Flat Panel X-ray Sources for Digital Breast Tomosynthesis System

Award Information
Agency: Department of Health and Human Services
Branch: N/A
Contract: 2R44CA139830-02A1
Agency Tracking Number: R44CA139830
Amount: $1,176,140.00
Phase: Phase II
Program: SBIR
Awards Year: 2012
Solitcitation Year: 2012
Solitcitation Topic Code: NCI
Solitcitation Number: PA11-096
Small Business Information
9210 Cameron Road, AUSTIN, TX, -
Duns: 808343607
Hubzone Owned: N
Woman Owned: N
Socially and Economically Disadvantaged: N
Principal Investigator
 (512) 997-7781
Business Contact
Phone: (512) 997-7781
Email: eaton@stellar-micro.com
Research Institution
DESCRIPTION (provided by applicant): X-ray mammography continues to be the primary tool for breast cancer screening and plays an important role in the diagnosis and management of breast cancer. However, the difficulty in resolving overlapping structures ina 2-D projection image leads to reduced sensitivity. A number of research groups and companies are developing dedicated breast tomographic systems to overcome this problem. Most of the systems are based on the conventional mammographic tube mounted on a rotating gantry. These systems have long acquisition times and are hence prone to motion blur. Here we propose to develop a prototype digital breast tomosynthesis (DBT) system based on our novel digitally addressable x-ray source (DAXS) panels in collaboration with M.D. Anderson Cancer Center (MDACC). The DAXS uses an innovative flat panel architecture in which field emission current from arrays of cold cathode field emitters formed in pixel configurations on the source exit window generates x-ray flux froma target opposite the exit window. The flux then passes through the emitters, out the window and on to the subject. The metal x-ray target is a broad, flat sheet which forms part of the vacuum envelope. Depending on the pitch between emitters, over 10,000emitters can be patterned per mm2. We have demonstrated in Phase I, currents of over 100 5A from single emitters, so high current densities (e.g. 300 mA per mm2, or about 30 mA from the typical 0.3 mm spot size in mammography) are possible. Pixel flux levels can be modulated over a broad range by varying the emitter cathode-gate voltage. The ability to address x-ray pixels, and vary intensity, will offer new flexibility in delivering precise amounts of x-ray flux to target locations for dose modulation. Pixel address speeds are well under a few milliseconds, so motion blurring will be reduced. The flat panel architecture of the DAXS also allows the x-ray source to shift two dimensionally enabling the out-of-focal plane objects to be more effectively blurredwith a 2-D kernel. Here we will build up on our Phase I efforts and construct several DAXS panels to be incorporated into a prototype DBT system along with a commercially available flat panel detector. The proposed DBT system will lead to a new generationof compact, fast, affordable and transportable breast tomographic systems for breast cancer screening, diagnosis and management. The primary impact of the proposed work will be to make breast cancer screening more accessible and convenient, and provide motion- free 3-D breast images to radiologists, surgeons, radiation oncologists, for better detection, diagnosis and staging of breast cancers. PUBLIC HEALTH RELEVANCE: The prototype digital breast tomosynthesis system to be developed here is based onnovel digitally addressable x-ray source panels which offer unique capabilities not available with current mammography x-ray sources. Since the x-ray pixels can be addressed electronically in few milliseconds no gantry motion is required and these can helpreduce exposure time and dose and eliminate motion blurring problems associated with 3-D imaging. Such a device will make 3-D imaging mobile and affordable making more widely available to practitioners new tools and methodologies for early detection and more accurate diagnosis of breast cancer.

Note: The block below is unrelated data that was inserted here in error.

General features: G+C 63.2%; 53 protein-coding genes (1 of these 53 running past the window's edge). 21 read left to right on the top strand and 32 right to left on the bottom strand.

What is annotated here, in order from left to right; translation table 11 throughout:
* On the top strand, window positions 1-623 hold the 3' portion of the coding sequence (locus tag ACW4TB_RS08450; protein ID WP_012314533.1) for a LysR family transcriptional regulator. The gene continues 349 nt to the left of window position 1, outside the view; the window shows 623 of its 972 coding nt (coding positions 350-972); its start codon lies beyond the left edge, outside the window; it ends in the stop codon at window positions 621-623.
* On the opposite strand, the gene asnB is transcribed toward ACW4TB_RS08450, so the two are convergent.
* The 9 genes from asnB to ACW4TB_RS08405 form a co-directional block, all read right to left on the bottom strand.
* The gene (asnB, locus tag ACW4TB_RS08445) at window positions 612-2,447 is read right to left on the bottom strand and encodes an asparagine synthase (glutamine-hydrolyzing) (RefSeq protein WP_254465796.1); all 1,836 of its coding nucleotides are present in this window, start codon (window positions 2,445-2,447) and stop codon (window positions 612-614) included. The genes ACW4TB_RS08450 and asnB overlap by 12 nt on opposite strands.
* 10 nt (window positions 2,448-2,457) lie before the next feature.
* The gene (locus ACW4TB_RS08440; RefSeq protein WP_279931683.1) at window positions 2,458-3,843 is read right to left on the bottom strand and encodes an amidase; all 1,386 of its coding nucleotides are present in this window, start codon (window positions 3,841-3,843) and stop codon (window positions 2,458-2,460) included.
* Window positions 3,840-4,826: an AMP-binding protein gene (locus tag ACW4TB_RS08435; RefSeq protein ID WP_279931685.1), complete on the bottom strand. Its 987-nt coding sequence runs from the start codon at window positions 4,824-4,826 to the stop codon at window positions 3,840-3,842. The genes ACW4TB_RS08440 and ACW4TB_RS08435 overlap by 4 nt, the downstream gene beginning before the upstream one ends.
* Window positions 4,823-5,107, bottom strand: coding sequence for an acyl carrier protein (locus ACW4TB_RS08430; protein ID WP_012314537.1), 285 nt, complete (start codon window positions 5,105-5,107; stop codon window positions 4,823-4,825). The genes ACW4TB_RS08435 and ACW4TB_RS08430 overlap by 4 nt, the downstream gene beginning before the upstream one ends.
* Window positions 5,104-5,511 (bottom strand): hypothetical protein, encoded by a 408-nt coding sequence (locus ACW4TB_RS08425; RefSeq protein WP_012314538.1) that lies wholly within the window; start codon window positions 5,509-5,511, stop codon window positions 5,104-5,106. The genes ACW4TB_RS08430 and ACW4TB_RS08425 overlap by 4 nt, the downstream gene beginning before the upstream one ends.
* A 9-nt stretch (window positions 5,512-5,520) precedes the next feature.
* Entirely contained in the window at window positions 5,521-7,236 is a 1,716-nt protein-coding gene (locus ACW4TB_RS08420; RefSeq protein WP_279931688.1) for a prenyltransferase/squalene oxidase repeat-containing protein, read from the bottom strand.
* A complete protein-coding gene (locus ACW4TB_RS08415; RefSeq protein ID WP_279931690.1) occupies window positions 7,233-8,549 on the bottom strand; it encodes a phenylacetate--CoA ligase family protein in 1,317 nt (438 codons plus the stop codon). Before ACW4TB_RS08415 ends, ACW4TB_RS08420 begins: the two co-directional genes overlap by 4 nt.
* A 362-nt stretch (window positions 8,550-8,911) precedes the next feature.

* information listed above is at the time of submission.

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